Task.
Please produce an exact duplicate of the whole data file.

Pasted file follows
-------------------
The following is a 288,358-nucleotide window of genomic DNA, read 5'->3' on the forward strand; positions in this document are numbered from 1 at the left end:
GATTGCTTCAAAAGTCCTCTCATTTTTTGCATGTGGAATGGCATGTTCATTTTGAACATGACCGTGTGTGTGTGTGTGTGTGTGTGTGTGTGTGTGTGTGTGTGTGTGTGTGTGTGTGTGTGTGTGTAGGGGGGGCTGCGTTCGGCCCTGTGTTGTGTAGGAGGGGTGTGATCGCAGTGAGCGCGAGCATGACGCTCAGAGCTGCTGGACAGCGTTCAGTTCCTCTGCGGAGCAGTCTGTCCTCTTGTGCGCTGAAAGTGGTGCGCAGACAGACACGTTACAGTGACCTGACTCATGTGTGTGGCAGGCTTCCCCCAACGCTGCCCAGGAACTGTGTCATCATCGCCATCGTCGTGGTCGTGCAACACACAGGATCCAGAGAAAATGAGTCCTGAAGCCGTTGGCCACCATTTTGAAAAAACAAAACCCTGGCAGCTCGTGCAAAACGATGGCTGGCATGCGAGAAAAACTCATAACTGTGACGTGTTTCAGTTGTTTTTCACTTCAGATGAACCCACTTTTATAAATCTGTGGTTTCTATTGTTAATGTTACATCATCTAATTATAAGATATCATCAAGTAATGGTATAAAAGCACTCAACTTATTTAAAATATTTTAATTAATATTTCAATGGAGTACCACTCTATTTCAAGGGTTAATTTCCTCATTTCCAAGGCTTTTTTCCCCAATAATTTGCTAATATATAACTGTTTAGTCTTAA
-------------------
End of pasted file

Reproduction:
The following is a 288,358-nucleotide window of genomic DNA, read 5'->3' on the forward strand; positions in this document are numbered from 1 at the left end:
GATTGCTTCAAAAGTCCTCTCATTTTTTGCATGTGGAATGGCATGTTCATTTTGAACATGACCGTGTGTGTGTGTGTGTGTGTGTGTGTGTGTGTGTGTGTGTGTGTGTGTGTGTGTGTGTGTGTGTAGGGGGGGCTGCGTTCGGCCCTGTGTTGTGTAGGAGGGGTGTGATCGCAGTGAGCGCGAGCATGACGCTCAGAGCTGCTGGACAGCGTTCAGTTCCTCTGCGGAGCAGTCTGTCCTCTTGTGCGCTGAAAGTGGTGCGCAGACAGACACGTTACAGTGACCTGACTCATGTGTGTGGCAGGCTTCCCCCAACGCTGCCCAGGAACTGTGTCATCATCGCCATCGTCGTGGTCGTGCAACACACAGGATCCAGAGAAAATGAGTCCTGAAGCCGTTGGCCACCATTTTGAAAAAACAAAACCCTGGCAGCTCGTGCAAAACGATGGCTGGCATGCGAGAAAAACTCATAACTGTGACGTGTTTCAGTTGTTTTTCACTTCAGATGAACCCACTTTTATAAATCTGTGGTTTCTATTGTTAATGTTACATCATCTAATTATAAGATATCATCAAGTAATGGTATAAAAGCACTCAACTTATTTAAAATATTTTAATTAATATTTCAATGGAGTACCACTCTATTTCAAGGGTTAATTTCCTCATTTCCAAGGCTTTTTTCCCCAATAATTTGCTAATATATAACTGTTTAGTCTTAA